Save Federal Street!
Petition To Save the Federal Street Neighborhood
Developer John Chorlian is proposing to turn the Sacred Heart Church in Concord, NH, into ten luxury condominiums for largely wealthy retirees. The historic church sits between Pleasant Street and Federal Street. Federal street is a historic neighborhood with a mix of single and multifamily homes that has stood since at least the late 1800s. It has shared the neighborhood with the church since local people constructed the church in the 1930’s.
The site plan as proposed will alienate the church from Federal Street, and largely isolate Federal Street from the greater downtown Concord area. The plan calls for in part building a large stockade type fence right up to the edge of Federal Street. This will reduce safety for pedestrians and homeowners; cut off much needed access to light and and green space; and create an eyesore for homes facing the fence.
The proposed fence will be roughly twelve feet closer to Federal Street than the current chain link fence that separates the church parking lot from the neighborhood. As you can see from the attached photos, it will reduce sight lines on the street for oncoming traffic from the current 50 to 100 yards down to 25 to 30 feet. This will mean that cars coming from Pleasant Street will have mere feet to avoid a collision with a walker or child on a tricycle or scooter.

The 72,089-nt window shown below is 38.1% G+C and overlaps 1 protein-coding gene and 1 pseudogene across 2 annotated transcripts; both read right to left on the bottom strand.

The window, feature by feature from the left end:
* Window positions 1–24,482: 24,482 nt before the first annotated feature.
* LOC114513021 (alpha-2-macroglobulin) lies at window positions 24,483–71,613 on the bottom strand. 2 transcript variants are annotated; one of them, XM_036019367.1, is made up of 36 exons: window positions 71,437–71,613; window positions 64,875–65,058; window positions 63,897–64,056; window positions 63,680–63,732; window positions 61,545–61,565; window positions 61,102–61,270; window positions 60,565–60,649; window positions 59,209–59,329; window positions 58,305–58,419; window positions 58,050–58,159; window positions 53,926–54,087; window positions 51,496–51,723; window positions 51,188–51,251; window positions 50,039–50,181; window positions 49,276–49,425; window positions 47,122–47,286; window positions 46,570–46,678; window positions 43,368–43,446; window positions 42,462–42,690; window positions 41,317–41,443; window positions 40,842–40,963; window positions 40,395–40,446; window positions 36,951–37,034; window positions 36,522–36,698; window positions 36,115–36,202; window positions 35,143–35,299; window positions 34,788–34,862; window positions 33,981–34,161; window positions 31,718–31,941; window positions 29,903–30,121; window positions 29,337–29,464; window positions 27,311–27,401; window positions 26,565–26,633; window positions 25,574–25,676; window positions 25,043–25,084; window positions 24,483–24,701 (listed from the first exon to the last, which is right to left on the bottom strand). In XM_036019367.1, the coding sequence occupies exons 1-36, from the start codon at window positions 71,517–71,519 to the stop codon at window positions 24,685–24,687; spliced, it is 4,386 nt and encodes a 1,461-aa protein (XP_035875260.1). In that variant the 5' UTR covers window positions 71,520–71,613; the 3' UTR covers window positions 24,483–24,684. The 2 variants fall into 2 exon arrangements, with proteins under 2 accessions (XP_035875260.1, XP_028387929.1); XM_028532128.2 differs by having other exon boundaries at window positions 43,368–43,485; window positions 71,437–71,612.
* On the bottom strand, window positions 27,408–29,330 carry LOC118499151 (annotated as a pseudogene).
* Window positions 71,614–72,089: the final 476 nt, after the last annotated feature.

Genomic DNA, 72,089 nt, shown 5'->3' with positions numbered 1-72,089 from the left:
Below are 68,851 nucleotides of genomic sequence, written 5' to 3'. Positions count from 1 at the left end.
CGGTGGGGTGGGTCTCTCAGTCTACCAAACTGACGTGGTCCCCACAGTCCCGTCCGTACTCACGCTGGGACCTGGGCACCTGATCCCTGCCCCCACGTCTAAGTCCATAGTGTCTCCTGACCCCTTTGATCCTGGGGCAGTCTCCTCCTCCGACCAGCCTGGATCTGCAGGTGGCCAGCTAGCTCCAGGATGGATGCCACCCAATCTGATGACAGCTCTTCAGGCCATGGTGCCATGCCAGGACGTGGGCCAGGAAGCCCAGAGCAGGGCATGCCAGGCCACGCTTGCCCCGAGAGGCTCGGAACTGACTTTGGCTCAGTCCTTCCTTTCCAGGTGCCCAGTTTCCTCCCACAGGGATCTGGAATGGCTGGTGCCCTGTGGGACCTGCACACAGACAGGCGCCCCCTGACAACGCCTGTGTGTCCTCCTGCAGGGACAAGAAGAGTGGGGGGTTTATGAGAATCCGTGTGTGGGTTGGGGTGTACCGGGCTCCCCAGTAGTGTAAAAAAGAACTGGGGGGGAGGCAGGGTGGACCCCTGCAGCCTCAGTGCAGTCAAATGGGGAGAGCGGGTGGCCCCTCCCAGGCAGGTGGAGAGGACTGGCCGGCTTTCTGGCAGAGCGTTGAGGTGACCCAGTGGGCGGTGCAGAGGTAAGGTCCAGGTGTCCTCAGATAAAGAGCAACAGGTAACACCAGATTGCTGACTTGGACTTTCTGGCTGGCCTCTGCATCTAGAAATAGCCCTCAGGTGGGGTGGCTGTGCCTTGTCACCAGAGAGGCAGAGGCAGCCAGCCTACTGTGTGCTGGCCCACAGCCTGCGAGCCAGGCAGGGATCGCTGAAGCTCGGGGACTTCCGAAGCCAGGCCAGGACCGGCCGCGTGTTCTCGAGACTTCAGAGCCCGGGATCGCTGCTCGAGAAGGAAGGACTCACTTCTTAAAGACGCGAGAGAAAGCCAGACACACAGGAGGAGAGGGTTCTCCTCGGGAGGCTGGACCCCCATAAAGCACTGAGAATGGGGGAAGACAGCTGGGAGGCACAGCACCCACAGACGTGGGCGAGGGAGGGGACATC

Compounding this danger is that pedestrians already have few options to avoid oncoming traffic. While general standards call for sidewalks to be from four to five feet to provide safe walking space, Federal Street sidewalks are typically half that with some points as narrow as 18 inches. This means that pedestrians often are forced to walk in the street.
Adding to the safety concerns is that Federal Street, because of its narrowness, is one way. This would seem to make the street safer, since you should only have to watch for traffic from one direction. However, as people living on the street can attest, several times a day cars mistakenly go the wrong way down the street. The fence will then block the view in the opposite direction, heightening the danger for pedestrians and potentially leading to head-on collisions between cars or cyclists going in the correct direction.
As well, Federal Street is already one third narrower than surrounding streets, just 15’ 10” at it widest point. By comparison, the bordering Warren Street is 26 feet wide with four foot sidewalks. This gets even more precarious in the winter, as snow is plowed onto either side of the street. The proposed fence combined with the snow will cause more reduced sight lines, increased stopping distances, and piles of snow virtually in the middle of the road that will make Federal Street unsafe at almost any speed for drivers and pedestrians alike.